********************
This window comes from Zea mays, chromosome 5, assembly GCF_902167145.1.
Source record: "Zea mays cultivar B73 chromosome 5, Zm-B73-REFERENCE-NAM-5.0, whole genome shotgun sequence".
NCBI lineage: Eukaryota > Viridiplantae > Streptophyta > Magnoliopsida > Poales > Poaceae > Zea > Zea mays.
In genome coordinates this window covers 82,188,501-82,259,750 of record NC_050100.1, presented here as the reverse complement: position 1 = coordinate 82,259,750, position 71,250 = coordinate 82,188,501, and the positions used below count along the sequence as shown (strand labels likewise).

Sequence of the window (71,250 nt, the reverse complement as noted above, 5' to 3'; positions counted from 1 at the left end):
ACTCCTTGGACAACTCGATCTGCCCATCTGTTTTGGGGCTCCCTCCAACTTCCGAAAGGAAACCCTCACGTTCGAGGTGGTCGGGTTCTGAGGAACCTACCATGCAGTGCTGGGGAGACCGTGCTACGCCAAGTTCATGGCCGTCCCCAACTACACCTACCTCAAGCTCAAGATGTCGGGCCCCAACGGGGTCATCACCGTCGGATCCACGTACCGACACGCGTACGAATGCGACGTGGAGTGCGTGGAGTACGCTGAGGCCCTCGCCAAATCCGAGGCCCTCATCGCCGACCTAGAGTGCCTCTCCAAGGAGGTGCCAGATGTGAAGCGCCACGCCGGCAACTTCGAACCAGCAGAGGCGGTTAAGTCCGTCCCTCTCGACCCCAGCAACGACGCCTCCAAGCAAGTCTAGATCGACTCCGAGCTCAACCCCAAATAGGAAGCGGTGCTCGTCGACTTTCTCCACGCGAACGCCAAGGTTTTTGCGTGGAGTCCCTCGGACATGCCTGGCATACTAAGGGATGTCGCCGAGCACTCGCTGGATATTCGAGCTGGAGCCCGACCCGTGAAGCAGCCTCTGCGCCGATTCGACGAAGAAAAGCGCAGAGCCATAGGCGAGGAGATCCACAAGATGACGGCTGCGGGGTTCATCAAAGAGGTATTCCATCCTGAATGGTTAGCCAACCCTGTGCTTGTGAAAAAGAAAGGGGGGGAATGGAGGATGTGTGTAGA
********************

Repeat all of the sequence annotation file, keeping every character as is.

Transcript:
This window comes from Zea mays, chromosome 5, assembly GCF_902167145.1.
Source record: "Zea mays cultivar B73 chromosome 5, Zm-B73-REFERENCE-NAM-5.0, whole genome shotgun sequence".
NCBI lineage: Eukaryota > Viridiplantae > Streptophyta > Magnoliopsida > Poales > Poaceae > Zea > Zea mays.
In genome coordinates this window covers 82,188,501-82,259,750 of record NC_050100.1, presented here as the reverse complement: position 1 = coordinate 82,259,750, position 71,250 = coordinate 82,188,501, and the positions used below count along the sequence as shown (strand labels likewise).

Sequence of the window (71,250 nt, the reverse complement as noted above, 5' to 3'; positions counted from 1 at the left end):
ACTCCTTGGACAACTCGATCTGCCCATCTGTTTTGGGGCTCCCTCCAACTTCCGAAAGGAAACCCTCACGTTCGAGGTGGTCGGGTTCTGAGGAACCTACCATGCAGTGCTGGGGAGACCGTGCTACGCCAAGTTCATGGCCGTCCCCAACTACACCTACCTCAAGCTCAAGATGTCGGGCCCCAACGGGGTCATCACCGTCGGATCCACGTACCGACACGCGTACGAATGCGACGTGGAGTGCGTGGAGTACGCTGAGGCCCTCGCCAAATCCGAGGCCCTCATCGCCGACCTAGAGTGCCTCTCCAAGGAGGTGCCAGATGTGAAGCGCCACGCCGGCAACTTCGAACCAGCAGAGGCGGTTAAGTCCGTCCCTCTCGACCCCAGCAACGACGCCTCCAAGCAAGTCTAGATCGACTCCGAGCTCAACCCCAAATAGGAAGCGGTGCTCGTCGACTTTCTCCACGCGAACGCCAAGGTTTTTGCGTGGAGTCCCTCGGACATGCCTGGCATACTAAGGGATGTCGCCGAGCACTCGCTGGATATTCGAGCTGGAGCCCGACCCGTGAAGCAGCCTCTGCGCCGATTCGACGAAGAAAAGCGCAGAGCCATAGGCGAGGAGATCCACAAGATGACGGCTGCGGGGTTCATCAAAGAGGTATTCCATCCTGAATGGTTAGCCAACCCTGTGCTTGTGAAAAAGAAAGGGGGGGAATGGAGGATGTGTGTAGA